In Dallas As in Miami, It's Time to Build Low-Income Housing Where the Jobs Are
Who's a liberal these days, and who are the conservatives? I look in the mirror, I don't even know. I look in The New York Times this morning, I'm even more confused.
The Times has a story out of Miami about major cuts in federal housing subsidies. The story calls them "some of the deepest cuts in the country in federal housing money designated for nonprofit groups that serve the poor, the elderly and the developmentally disabled."
So if I'm a liberal, I'm all upset about that, right? But I'm not. In fact, I get it. I assume the same thing is about to happen here. And it looks to me like a good thing.
What? I'm a right-winger and I don't know it, right? Eh. I don't think so. But enough about me. Let's talk about real people.
The story in The Times quotes real people involved in housing programs in Dade County, Florida, howling about the cruelty of cuts in programs for the poor in these very tough times. "These are huge cuts that are impeding the funds of many agencies," one man told The Times. "We are going to put up a fight, and hopefully Washington will listen."
Washington. That would be the Obama administration. But according to the story, "Washington" is not listening to the argument against the cuts -- an argument that Washington has changed the game, ruling out money for the poor at the worst of all possible times.
A spokesman for the Department of Housing and Urban Development tells The Times that no rules have been changed at all: "There is no change in the formula," he says. "It is solely data driven."
There are fewer over-crowded housing units in the inner city in Miami, the spokesman says, and therefore Miami needs less federal subsidy for housing. The advocates are claiming the government is counting overbuilt housing for the rich. But the government says no: 2010 Census workers went door to door and eyeballed each unit in poor neighborhoods. More are empty than used to be.
Well, if there are fewer poor people in the neighborhoods where poor people are supposed to live, what happened to them? You know what I bet happened to them? Same thing that has been happening in Dallas. They got on the bus and went looking for a job. If we want to help poor people who are pulling themselves up by their own bootstraps, we should subsidize the housing out wherever it is that poor people are finding work, not keep piling more subsidized housing into the ghetto.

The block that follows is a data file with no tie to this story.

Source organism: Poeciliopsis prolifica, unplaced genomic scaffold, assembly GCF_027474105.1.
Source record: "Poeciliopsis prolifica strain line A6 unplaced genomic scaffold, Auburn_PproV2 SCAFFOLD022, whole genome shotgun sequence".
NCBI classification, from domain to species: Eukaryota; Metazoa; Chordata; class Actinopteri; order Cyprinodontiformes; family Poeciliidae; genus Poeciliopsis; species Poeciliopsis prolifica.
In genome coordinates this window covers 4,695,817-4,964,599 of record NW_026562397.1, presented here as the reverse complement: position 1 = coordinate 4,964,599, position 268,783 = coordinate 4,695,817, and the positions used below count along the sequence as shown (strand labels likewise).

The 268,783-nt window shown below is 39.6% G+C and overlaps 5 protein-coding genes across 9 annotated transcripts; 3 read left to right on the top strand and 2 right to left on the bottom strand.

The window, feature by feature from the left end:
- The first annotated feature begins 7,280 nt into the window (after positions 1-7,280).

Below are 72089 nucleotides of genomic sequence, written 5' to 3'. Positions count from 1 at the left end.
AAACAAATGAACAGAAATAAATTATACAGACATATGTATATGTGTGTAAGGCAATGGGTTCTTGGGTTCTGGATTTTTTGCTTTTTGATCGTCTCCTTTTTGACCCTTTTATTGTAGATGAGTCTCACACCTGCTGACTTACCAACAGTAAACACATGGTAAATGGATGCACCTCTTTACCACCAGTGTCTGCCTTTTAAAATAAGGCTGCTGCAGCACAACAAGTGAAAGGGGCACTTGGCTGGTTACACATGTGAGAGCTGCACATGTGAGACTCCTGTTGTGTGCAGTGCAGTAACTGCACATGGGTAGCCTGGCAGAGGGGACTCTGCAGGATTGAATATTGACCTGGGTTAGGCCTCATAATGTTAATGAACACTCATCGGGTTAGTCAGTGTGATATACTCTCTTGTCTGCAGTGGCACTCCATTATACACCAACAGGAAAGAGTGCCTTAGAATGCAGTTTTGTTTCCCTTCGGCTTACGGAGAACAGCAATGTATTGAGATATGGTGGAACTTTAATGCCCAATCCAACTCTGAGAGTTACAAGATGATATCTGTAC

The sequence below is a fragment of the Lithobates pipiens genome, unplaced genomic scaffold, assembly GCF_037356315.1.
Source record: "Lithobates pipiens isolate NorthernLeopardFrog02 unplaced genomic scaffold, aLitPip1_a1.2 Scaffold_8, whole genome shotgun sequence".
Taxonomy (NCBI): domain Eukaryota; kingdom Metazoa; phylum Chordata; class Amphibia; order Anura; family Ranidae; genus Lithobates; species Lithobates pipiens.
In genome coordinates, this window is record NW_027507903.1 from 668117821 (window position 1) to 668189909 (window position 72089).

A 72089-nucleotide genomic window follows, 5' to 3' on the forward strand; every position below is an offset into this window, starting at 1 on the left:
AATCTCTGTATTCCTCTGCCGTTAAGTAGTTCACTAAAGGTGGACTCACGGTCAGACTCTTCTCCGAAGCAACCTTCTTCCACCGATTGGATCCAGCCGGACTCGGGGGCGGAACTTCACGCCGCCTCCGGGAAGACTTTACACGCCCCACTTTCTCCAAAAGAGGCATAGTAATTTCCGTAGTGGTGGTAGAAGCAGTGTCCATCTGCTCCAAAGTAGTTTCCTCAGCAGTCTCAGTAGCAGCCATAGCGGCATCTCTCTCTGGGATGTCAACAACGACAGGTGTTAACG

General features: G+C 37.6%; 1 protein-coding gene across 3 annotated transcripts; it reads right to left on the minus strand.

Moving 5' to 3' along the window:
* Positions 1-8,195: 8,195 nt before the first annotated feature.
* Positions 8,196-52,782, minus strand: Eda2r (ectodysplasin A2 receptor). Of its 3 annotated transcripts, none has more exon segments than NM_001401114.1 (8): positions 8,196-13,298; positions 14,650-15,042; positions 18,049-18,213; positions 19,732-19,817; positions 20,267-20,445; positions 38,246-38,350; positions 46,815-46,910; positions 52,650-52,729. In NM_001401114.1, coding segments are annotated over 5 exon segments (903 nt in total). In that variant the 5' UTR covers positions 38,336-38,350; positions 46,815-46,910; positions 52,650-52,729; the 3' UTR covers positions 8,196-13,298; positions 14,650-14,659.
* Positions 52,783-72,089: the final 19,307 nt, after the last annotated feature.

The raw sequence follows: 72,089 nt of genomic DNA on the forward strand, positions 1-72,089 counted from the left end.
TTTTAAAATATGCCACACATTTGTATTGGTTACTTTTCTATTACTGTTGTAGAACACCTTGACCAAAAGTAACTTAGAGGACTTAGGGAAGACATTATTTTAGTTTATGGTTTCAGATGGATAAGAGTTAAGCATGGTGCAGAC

In fact, in the Florida story, I think I hear a faint echo of the same issue Dallas City Hall is up against -- not exactly on the nose, but related. Dallas is about to be in huge trouble because of a complaint brought against it by two developers, the subject of much writing by yours truly - Curtis Lockey and Craig MacKenzie. They have complained to HUD that Dallas has been lying for years about the way it uses federal block grant money for subsidized housing. Every year the city must sign on the dotted line, certifying that it is spending Washington's money to "affirmatively further fair housing," which is bureaucracy-speak for pushing housing integration.
In their complaint to HUD, the two developers, angry with the city over a deal they say they got cheated out of, allege that Dallas has been doing exactly the opposite of what it has said in sworn statement. Instead, they say Dallas has used Washington's money to promote fancy-schmancy housing for rich people downtown and segregated quasi-public housing for poor black and Hispanic people in South Dallas.
City manager Mary Suhm has been whispering in the city council's ear that these are just two disgruntled guys with an ax to grind because they lost their own deal. I wonder if she has also kept them abreast of the fact that their cause has been joined by a top Washington law firm that has already cleaned the clocks of other communities around the country on this very issue.
Here's the deal, and you decide who's the liberal here: The federal money is housing de-seg money. That's the law. But Dallas has used it to build segregated communities, creating an environment in which South Dallas becomes more and more a kind of very polite, freshened-up, newly constructed concentration camp, while downtown draws a more affluent and whiter clientele.
In Florida, as here, you have all kinds of advocates and program-runners who are dependent on that money, and they are very unhappy to see cuts. I'm not going to call them poverty pimps. I believe their intentions are good. But how is it a good thing -- or a liberal thing -- to use public money to fund some kind of poverty factory in an already segregated area?
The Dallas metropolitan area is in better shape jobs-wise than most of the country. None of those jobs is in South Dallas. Nor are they gonna be. Left to its own devices, South Dallas runs off jobs. Look at the poor Korean guy our Greg Howard has been writing about in the Shamrock station on MLK. Protesters are telling him he can't keep selling Twinkies unless he gives them a scholarship fund for black kids.
The deal is this: If you're in South Dallas, and you want a job, you need to move to Richardson or Plano. That's where the jobs are. You have to go where the work is, or you won't get work. That's why this country isn't still covered with trees and Native Americans.
If you want to help people who are trying to make that kind of change in their lives, you take the federal block grant money, stop lying about what you're doing with it, and use it to provide more subsidized housing in Richardson or Plano, the way the law says you're supposed to do.
Poor people need help moving to where the work is, not help staying where it is not. To me, that's the liberal position. Use the money to help people get out of South Dallas and into the mainstream.
Now you tell me what the conservative position is. I am absolutely all ears, man.